When it comes to large, high-intensity forest fires, we can expect to see a lot more in the coming years, according to South Dakota State University professor Mark Cochrane, a senior scientist at the Geospatial Sciences Center of Excellence. He discussed his research and the upcoming fire season on “in the Moment” with Lori Walsh on South Dakota Public radio April 10.
Using satellite data from 2002 to 2013, Cochrane and researchers from the University of Tasmania and the University of Idaho examined nearly 23,000 fires worldwide, identifying 478 large, high-intensity fires which they defined as extreme wildfire events. Their work is described in the Feb. 2017 issue of Nature Ecology and Evolution.
“Almost all happened under bad conditions—high temperatures, dry conditions and strong winds, which tell us that weather and climate are very important,” Cochrane said. Using monthly world weather data from 2000 to 2014, the researchers modeled the likely changes in fire behavior from 2041 to 2070, predicting a 20 to 50 percent increase in the number of days when conditions are conducive to fires.
“Those conditions are based on business-as-usual carbon emissions,” Cochrane continued. “This will continue to worsen after 2070 unless we get very serious about cutting global carbon emissions.”
By 2041, there will likely be 35 percent more of these large, catastrophic fires per decade, according to Cochrane. “That translates to four extreme fire events for every three that occur now.”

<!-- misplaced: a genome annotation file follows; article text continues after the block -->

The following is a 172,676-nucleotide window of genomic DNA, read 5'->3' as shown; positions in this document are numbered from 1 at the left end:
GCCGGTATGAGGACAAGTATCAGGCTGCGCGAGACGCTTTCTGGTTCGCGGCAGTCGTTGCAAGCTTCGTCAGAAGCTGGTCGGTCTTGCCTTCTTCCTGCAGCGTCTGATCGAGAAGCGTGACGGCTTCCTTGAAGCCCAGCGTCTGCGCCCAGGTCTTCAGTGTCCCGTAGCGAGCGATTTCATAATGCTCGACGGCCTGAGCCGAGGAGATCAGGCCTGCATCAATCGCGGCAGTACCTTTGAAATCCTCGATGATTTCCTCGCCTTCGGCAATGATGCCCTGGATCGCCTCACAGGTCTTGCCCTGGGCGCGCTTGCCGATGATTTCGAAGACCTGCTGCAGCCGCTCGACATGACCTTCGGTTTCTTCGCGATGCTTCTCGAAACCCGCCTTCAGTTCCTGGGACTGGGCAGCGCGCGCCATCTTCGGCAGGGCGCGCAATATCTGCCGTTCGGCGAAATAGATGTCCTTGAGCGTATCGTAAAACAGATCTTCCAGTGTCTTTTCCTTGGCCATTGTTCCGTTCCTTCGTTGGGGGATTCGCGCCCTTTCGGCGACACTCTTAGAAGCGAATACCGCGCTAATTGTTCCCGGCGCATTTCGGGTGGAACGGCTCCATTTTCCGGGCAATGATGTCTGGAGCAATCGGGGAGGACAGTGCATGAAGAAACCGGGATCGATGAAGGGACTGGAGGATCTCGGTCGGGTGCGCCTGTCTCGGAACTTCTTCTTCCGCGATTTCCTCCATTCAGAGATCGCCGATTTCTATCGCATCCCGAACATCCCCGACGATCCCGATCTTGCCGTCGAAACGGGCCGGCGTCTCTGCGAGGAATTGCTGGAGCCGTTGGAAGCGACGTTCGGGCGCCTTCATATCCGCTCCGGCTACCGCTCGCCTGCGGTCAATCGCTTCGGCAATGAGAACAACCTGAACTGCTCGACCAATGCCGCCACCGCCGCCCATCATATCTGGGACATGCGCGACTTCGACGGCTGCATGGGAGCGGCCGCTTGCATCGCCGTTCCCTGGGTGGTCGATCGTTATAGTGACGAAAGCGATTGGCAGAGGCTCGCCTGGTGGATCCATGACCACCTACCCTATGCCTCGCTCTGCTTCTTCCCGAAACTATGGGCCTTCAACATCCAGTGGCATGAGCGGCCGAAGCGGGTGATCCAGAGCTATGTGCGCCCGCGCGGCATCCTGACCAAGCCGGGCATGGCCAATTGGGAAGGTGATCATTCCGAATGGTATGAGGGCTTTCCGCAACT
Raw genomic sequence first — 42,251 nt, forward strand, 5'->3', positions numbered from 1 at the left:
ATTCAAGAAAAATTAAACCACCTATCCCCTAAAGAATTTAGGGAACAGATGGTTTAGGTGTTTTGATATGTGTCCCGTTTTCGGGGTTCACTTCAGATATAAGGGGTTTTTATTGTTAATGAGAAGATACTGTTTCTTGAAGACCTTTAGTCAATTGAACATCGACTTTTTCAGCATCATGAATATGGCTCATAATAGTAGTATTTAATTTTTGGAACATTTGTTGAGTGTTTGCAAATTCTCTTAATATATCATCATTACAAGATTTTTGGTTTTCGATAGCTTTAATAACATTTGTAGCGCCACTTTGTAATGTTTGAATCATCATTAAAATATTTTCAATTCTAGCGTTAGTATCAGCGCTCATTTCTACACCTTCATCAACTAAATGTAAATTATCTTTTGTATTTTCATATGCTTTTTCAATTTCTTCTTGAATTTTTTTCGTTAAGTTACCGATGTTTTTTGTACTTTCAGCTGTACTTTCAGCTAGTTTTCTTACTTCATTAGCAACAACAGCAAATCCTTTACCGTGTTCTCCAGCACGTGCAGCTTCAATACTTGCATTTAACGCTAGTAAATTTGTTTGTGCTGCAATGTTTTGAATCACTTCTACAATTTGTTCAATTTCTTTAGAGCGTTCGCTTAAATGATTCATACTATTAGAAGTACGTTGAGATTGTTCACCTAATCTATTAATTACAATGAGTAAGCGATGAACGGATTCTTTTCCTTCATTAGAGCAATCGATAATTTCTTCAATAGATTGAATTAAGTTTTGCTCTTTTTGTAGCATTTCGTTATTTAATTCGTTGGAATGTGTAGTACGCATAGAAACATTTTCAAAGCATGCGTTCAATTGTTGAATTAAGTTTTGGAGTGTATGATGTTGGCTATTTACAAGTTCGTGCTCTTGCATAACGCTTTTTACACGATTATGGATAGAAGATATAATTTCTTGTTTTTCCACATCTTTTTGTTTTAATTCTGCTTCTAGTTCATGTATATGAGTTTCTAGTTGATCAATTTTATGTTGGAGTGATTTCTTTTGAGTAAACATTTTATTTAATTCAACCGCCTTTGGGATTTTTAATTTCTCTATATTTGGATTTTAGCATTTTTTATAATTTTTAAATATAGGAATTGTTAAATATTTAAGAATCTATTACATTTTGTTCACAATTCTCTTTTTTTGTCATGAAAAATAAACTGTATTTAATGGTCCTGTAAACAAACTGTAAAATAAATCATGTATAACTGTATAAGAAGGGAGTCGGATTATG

However, that risk is not spread evenly, Cochrane explained. Forests in the western United States, southeastern Australia, Europe and the eastern Mediterranean region that extends from Greece to Lebanon and Syria are among those areas at highest risk.
Defining extreme fire events
Though the concept of huge, devastating wildfires, sometimes called megafires, has been tossed around, Cochrane said, “There is no operational definition.” Therefore, the research team, led by University of Tasmania professor David Bowman, examined fire intensity and area.
First, the researchers identified hotspots using moderate resolution imaging spectroradiometer, or MODIS, from two earth-imaging satellites to measure the amount of heat energy released, known as fire radiative power. To do this, they looked at the total energy being released in each 25,000-acre block across the planet, Cochrane explained. “It’s a combination of the area that is burning and the intensity at which it is burning.”
Through that analysis, the researchers identified 478 extreme fire events. “We limited ourselves to the top .003 percent,” he said. “Anyone would agree that these are pretty intense, large events.”
Determining impact on humans
They further narrowed the extreme fire events to ones that had the greatest impact on humans. “Fires in the boreal forest might be very large, but they do not impact many people,” he pointed out. “We looked for those in which people had to clear out of the way.”
The researchers identified 144 fires that were catastrophic, meaning people died and homes were destroyed. “Most of these fires were in the western United States and southeastern Australia, which have fairly high population densities,” Cochrane said.
Wind-driven fires accounted for nearly 35 percent of these catastrophic events, while severe drought was a factor in nearly 22 percent. Other extreme fire weather conditions, largely due to high temperatures and low humidity, accounted for slightly more than 20 percent of these costly fires.
“Not only is climate making things worse, but people are building homes in these flammable landscapes,” he said.